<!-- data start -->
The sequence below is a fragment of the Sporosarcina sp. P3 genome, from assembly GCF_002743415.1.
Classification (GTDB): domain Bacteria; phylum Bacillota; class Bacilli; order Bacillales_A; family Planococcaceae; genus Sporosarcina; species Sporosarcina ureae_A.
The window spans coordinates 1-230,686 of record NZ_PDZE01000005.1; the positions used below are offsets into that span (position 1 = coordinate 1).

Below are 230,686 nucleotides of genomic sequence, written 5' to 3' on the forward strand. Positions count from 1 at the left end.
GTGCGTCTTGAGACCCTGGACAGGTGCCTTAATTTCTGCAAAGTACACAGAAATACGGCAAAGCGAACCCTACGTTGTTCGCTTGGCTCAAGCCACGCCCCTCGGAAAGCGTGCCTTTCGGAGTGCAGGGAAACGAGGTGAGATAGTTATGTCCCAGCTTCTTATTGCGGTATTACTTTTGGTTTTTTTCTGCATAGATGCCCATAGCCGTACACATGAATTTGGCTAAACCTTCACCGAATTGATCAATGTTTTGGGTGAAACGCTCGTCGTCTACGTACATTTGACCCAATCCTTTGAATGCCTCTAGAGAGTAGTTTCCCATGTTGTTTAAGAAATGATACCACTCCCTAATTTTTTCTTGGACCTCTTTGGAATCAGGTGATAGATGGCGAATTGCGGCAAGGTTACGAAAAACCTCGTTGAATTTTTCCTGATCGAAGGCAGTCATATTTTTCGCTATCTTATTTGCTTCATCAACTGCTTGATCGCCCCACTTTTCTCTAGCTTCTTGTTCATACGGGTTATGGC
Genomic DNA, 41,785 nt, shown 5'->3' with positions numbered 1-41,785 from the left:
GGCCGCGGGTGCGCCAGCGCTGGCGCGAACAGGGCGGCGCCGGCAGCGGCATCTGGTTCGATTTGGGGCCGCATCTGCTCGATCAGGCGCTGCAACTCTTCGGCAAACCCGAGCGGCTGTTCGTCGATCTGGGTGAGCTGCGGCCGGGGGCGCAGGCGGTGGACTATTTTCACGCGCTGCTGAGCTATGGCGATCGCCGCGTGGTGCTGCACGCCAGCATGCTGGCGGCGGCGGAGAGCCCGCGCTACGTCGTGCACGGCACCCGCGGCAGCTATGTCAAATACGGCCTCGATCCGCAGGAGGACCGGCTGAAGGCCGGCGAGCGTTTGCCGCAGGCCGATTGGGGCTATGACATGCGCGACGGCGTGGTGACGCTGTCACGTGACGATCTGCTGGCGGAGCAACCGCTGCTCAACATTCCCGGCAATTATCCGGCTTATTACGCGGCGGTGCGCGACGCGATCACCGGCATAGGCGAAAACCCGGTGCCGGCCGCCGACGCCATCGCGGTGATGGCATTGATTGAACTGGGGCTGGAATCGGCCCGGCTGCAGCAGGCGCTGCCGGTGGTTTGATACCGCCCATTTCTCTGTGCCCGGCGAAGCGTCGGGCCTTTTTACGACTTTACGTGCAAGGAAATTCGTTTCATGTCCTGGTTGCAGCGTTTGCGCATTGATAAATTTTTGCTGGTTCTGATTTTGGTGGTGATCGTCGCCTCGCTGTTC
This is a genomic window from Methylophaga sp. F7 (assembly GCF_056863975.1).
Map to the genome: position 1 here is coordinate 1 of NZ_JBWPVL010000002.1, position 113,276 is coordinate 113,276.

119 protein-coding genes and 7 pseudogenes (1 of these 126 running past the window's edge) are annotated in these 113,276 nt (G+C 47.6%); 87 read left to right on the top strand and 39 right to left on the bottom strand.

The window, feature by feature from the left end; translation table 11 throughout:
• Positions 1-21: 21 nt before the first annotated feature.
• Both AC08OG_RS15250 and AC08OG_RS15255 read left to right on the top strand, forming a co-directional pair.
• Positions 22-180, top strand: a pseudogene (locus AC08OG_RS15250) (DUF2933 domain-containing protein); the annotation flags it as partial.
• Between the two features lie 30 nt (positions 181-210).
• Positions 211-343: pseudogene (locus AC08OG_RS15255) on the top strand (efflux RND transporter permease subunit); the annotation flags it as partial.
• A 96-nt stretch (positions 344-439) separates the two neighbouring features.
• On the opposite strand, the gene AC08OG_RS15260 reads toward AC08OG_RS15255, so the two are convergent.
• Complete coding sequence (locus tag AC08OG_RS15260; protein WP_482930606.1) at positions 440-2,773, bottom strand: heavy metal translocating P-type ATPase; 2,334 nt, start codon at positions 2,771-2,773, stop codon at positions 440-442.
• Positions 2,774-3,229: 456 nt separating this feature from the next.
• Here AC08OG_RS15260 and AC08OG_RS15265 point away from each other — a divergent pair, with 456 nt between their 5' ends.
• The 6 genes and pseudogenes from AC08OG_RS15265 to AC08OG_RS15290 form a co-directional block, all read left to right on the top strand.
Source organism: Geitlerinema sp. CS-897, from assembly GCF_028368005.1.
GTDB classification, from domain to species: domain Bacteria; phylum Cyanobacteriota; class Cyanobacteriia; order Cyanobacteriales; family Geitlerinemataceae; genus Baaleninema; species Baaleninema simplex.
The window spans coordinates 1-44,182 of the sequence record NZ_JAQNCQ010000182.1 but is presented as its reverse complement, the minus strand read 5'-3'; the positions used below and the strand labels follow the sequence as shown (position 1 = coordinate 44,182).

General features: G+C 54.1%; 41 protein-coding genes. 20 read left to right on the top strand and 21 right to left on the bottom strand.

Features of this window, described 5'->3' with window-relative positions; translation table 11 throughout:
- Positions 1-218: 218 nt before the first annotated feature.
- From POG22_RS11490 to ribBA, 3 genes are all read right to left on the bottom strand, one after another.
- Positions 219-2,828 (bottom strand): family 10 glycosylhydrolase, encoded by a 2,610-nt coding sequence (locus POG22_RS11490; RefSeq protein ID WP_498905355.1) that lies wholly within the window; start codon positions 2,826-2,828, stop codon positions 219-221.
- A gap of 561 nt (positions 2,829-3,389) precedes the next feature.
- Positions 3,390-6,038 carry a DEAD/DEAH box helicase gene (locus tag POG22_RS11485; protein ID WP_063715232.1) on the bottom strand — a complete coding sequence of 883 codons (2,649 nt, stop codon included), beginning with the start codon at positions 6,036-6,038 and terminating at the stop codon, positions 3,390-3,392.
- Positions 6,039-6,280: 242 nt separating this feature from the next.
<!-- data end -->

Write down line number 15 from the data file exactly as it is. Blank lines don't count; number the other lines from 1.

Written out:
• Between the two features lie 30 nt (positions 181-210).